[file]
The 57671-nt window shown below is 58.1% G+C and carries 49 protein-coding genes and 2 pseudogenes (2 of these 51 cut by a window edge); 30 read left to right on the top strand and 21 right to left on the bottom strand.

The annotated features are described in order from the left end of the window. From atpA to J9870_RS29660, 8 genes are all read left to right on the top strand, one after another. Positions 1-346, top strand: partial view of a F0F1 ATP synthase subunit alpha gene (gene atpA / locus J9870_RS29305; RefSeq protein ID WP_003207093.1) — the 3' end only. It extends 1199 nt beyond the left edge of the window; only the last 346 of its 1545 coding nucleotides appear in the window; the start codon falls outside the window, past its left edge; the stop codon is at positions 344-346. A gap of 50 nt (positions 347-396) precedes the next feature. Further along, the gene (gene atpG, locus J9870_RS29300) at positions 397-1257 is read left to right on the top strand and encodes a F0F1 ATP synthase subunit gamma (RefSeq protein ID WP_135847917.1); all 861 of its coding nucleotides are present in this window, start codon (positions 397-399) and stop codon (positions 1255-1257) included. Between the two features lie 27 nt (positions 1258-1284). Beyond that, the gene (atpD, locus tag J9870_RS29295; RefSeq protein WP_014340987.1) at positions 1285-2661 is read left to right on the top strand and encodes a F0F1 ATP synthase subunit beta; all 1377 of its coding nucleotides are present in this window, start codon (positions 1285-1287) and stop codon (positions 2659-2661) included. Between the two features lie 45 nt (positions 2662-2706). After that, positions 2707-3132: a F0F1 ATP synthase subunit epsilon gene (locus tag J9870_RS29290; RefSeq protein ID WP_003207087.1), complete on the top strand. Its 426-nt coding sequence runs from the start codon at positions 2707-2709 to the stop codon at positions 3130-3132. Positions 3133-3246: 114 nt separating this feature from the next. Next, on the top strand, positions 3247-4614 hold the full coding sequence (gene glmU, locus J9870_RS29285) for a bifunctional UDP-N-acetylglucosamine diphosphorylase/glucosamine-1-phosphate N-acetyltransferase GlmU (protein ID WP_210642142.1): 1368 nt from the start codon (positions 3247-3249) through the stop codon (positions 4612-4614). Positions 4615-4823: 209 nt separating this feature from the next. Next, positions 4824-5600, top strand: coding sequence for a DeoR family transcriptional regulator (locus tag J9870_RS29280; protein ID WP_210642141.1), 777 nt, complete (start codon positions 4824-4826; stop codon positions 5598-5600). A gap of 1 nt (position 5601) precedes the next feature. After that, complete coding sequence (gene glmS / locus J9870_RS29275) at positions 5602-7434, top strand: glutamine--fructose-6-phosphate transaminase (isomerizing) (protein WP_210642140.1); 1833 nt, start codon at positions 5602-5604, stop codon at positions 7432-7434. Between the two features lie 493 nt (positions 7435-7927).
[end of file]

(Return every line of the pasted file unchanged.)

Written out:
The 57671-nt window shown below is 58.1% G+C and carries 49 protein-coding genes and 2 pseudogenes (2 of these 51 cut by a window edge); 30 read left to right on the top strand and 21 right to left on the bottom strand.

The annotated features are described in order from the left end of the window. From atpA to J9870_RS29660, 8 genes are all read left to right on the top strand, one after another. Positions 1-346, top strand: partial view of a F0F1 ATP synthase subunit alpha gene (gene atpA / locus J9870_RS29305; RefSeq protein ID WP_003207093.1) — the 3' end only. It extends 1199 nt beyond the left edge of the window; only the last 346 of its 1545 coding nucleotides appear in the window; the start codon falls outside the window, past its left edge; the stop codon is at positions 344-346. A gap of 50 nt (positions 347-396) precedes the next feature. Further along, the gene (gene atpG, locus J9870_RS29300) at positions 397-1257 is read left to right on the top strand and encodes a F0F1 ATP synthase subunit gamma (RefSeq protein ID WP_135847917.1); all 861 of its coding nucleotides are present in this window, start codon (positions 397-399) and stop codon (positions 1255-1257) included. Between the two features lie 27 nt (positions 1258-1284). Beyond that, the gene (atpD, locus tag J9870_RS29295; RefSeq protein WP_014340987.1) at positions 1285-2661 is read left to right on the top strand and encodes a F0F1 ATP synthase subunit beta; all 1377 of its coding nucleotides are present in this window, start codon (positions 1285-1287) and stop codon (positions 2659-2661) included. Between the two features lie 45 nt (positions 2662-2706). After that, positions 2707-3132: a F0F1 ATP synthase subunit epsilon gene (locus tag J9870_RS29290; RefSeq protein ID WP_003207087.1), complete on the top strand. Its 426-nt coding sequence runs from the start codon at positions 2707-2709 to the stop codon at positions 3130-3132. Positions 3133-3246: 114 nt separating this feature from the next. Next, on the top strand, positions 3247-4614 hold the full coding sequence (gene glmU, locus J9870_RS29285) for a bifunctional UDP-N-acetylglucosamine diphosphorylase/glucosamine-1-phosphate N-acetyltransferase GlmU (protein ID WP_210642142.1): 1368 nt from the start codon (positions 3247-3249) through the stop codon (positions 4612-4614). Positions 4615-4823: 209 nt separating this feature from the next. Next, positions 4824-5600, top strand: coding sequence for a DeoR family transcriptional regulator (locus tag J9870_RS29280; protein ID WP_210642141.1), 777 nt, complete (start codon positions 4824-4826; stop codon positions 5598-5600). A gap of 1 nt (position 5601) precedes the next feature. After that, complete coding sequence (gene glmS / locus J9870_RS29275) at positions 5602-7434, top strand: glutamine--fructose-6-phosphate transaminase (isomerizing) (protein WP_210642140.1); 1833 nt, start codon at positions 5602-5604, stop codon at positions 7432-7434. Between the two features lie 493 nt (positions 7435-7927).